Killer Tips for Streamlining Your Copy, Part 2
KILLER TIPS FOR STREAMLINING YOUR COPY, PART 2
As promised, here’s the second installment of my series on packing more punch into your prose. In Part 1, we talked about using strong verbs, ditching the adverbs, and the benefits of active sentences. Those are essential points to keep in mind if you want to inject some life into your writing.
So, this week, I thought I’d share two more of my favorite writing tips. Enjoy!
1. Avoid meaningless “filler” verbs: This has to be one of my biggest pet peeves – and it’s also something I see ALL the time – from web pages to brochures to marketing mailers. Verbs like “allow” and “help” are common offenders, but you also see filler phrases, too. My least favorite? “Meet your needs.”
Words like these are kinda like the mystery bits in hot dogs. If you stuff ‘em in to your copy, they do make your paragraphs look plump and juicy – but upon closer inspection, they’re really just junk that’s not fit for consumption.
Here’s what I mean:
Our expert staff at XYZ landscaping understands how to meet your needs. Our 20 years of experience allows us to help you achieve the backyard you’ve always dreamed of.
Photo by Falling Sky
See the filler? Somewhere along the line, a copywriter came up with the phrase “meet your needs.” It may have worked once, and it may have actually meant something at the time. Since then, it seems like every company in the world – from landscaping to healthcare to IT – claims to “meet your needs.” Whatever your “needs” are, exactly. And, don’t forget the filler verbs lurking in the copy. They weaken your sentences and make strong statements fall flat.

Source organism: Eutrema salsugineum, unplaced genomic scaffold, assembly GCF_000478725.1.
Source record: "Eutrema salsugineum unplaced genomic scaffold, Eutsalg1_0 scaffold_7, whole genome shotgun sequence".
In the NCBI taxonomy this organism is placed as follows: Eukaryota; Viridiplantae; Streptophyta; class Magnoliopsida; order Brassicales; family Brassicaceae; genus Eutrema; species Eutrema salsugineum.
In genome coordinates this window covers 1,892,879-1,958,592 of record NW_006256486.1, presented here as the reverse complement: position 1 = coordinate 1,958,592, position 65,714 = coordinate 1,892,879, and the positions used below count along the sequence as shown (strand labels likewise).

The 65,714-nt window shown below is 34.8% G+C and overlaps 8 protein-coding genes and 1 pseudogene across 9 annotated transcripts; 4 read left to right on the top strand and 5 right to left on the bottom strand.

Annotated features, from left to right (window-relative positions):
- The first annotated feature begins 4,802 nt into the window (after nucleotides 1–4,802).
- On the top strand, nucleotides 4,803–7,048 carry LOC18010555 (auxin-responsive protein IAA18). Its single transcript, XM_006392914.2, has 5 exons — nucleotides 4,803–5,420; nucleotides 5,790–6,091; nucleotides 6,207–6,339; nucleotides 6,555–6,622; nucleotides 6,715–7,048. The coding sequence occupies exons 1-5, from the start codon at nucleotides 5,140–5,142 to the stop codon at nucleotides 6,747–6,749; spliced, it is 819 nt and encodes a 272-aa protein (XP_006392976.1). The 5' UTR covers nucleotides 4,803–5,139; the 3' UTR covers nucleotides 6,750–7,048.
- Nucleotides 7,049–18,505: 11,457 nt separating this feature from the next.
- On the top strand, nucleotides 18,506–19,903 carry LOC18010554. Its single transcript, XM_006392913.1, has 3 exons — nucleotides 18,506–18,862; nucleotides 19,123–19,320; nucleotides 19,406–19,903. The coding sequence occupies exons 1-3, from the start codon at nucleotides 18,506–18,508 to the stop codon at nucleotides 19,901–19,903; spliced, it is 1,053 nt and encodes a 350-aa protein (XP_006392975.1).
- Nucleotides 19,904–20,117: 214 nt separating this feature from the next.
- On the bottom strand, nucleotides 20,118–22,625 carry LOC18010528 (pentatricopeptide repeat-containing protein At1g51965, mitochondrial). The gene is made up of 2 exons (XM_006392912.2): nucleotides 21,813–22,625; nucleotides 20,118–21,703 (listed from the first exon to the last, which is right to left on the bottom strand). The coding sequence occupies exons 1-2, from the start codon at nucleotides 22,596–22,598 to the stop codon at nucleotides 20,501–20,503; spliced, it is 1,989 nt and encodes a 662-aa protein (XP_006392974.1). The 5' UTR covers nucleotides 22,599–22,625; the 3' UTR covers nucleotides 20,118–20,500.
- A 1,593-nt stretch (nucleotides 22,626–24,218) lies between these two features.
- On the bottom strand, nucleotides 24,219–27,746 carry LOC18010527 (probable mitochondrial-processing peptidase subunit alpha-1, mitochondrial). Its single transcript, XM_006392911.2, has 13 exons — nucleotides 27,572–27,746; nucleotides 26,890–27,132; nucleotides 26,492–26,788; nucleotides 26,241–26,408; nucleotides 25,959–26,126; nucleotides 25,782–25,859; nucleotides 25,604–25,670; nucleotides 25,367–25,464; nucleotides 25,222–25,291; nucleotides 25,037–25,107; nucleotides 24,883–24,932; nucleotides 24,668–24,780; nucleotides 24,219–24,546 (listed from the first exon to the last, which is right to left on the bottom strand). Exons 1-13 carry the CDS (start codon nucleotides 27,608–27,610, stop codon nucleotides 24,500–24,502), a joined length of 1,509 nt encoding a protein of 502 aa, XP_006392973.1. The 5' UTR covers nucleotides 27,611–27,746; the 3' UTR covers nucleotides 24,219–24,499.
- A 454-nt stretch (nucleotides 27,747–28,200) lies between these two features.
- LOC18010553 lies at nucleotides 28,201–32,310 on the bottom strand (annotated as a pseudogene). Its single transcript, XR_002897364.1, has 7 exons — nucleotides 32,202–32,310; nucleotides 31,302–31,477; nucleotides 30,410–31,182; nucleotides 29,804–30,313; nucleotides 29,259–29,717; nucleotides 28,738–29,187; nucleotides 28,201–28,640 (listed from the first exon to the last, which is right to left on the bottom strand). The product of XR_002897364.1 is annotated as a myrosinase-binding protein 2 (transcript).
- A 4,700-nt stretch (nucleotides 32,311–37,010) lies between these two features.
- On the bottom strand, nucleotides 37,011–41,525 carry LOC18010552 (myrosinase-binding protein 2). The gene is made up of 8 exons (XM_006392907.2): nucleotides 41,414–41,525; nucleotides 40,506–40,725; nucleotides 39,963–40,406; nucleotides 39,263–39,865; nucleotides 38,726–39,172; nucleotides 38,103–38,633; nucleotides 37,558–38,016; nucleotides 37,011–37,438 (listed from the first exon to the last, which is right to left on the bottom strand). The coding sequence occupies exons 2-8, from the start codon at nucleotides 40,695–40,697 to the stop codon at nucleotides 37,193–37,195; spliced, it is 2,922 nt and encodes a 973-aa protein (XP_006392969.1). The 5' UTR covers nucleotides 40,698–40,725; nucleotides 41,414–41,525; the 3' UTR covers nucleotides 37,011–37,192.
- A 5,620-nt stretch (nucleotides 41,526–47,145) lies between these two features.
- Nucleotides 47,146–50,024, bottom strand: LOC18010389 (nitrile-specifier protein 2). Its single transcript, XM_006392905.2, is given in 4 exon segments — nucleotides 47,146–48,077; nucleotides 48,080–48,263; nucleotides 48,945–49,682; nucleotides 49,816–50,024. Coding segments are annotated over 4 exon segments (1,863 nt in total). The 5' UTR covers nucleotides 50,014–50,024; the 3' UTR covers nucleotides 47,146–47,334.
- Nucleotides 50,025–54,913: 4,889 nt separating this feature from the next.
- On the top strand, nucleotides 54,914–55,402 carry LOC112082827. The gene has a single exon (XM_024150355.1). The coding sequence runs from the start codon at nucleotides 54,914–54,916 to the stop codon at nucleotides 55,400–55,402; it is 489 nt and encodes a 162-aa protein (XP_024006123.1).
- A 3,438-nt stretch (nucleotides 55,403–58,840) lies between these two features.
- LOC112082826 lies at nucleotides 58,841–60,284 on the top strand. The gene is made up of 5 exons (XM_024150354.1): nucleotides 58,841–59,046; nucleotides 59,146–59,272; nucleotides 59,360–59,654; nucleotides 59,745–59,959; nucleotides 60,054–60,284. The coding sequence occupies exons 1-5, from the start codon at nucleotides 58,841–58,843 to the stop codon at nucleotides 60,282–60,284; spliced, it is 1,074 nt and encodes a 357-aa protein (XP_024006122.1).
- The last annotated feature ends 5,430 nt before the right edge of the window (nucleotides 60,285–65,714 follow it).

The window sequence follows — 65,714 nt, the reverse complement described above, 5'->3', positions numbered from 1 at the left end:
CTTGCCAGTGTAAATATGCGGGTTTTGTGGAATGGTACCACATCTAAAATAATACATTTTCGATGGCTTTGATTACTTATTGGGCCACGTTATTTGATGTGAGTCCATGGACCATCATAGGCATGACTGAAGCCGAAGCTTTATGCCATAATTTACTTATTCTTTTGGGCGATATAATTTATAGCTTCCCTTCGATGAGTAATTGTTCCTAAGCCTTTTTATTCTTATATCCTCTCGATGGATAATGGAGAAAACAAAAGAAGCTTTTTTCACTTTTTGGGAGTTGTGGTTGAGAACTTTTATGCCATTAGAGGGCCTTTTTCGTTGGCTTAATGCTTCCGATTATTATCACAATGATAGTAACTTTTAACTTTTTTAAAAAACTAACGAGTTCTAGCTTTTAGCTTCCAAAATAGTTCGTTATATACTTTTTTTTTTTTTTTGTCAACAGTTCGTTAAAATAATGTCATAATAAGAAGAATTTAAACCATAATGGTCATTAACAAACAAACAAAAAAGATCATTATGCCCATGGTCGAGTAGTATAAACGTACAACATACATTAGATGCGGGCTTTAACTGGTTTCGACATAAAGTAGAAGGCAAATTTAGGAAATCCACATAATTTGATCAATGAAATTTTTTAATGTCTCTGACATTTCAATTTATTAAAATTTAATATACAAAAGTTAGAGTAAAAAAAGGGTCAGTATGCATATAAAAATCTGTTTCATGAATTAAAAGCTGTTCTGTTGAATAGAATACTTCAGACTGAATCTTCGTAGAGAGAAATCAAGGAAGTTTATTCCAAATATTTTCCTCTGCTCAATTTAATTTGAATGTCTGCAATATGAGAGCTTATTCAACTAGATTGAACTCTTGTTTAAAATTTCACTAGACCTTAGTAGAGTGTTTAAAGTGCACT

To the expert staff at XYZ landscaping, your yard is much more than a patch of grass. We work with you to design a backyard paradise so inviting that you’ll never want to go indoors.
Instead of the tired, soggy, and flavorless “meet your needs” – we used something much more specific and original, giving the copy more personality in the process. And, while the original version sort of vaguely implies that, somehow, XYZ landscaping “helps’ make your yard dreamy, the updated draft tells the customer EXACTLY what XYZ does: they design .
2. Go easy on bolding. When used in moderation, bold type is an excellent way to get your point across and emphasize key words and phrases – especially when writing web copy. A lot of novice copywriter’s go WAY overboard with bolding – or, they simply use bolding haphazardly, highlighting seemingly random words and phrases. Too much bolding is hard on the eye and makes it difficult for your reader to figure out what’s important.
High Fashion Home Furnishings is your one-stop shop for all of your home decorating needs. From sofas and dining tables to custom upholstery and interior design services, we work with you every step of the way to transform your home into a beautiful, functional work of art
Hard to read, isn’t it? The key to using bolding is to use it – sparingly – to highlight a few words and phrases. Since people tend to scan web pages, bolding ensures that the important stuff stands out.
High Fashion Home Furnishings is your one-stop home decorating destination. From sofas and dining tables to custom upholstery and interior design services, we work with you every step of the way to transform your home into a beautiful, functional work of art.
See how your eye instantly jumps to the bolded phrases? Even if you quickly scan the paragraph, can immediately identify what High Fashion Home is all about: home decorating.
So, what about you? Do you have any favorite copywriting tips to share? We’d love to hear what you have to say.
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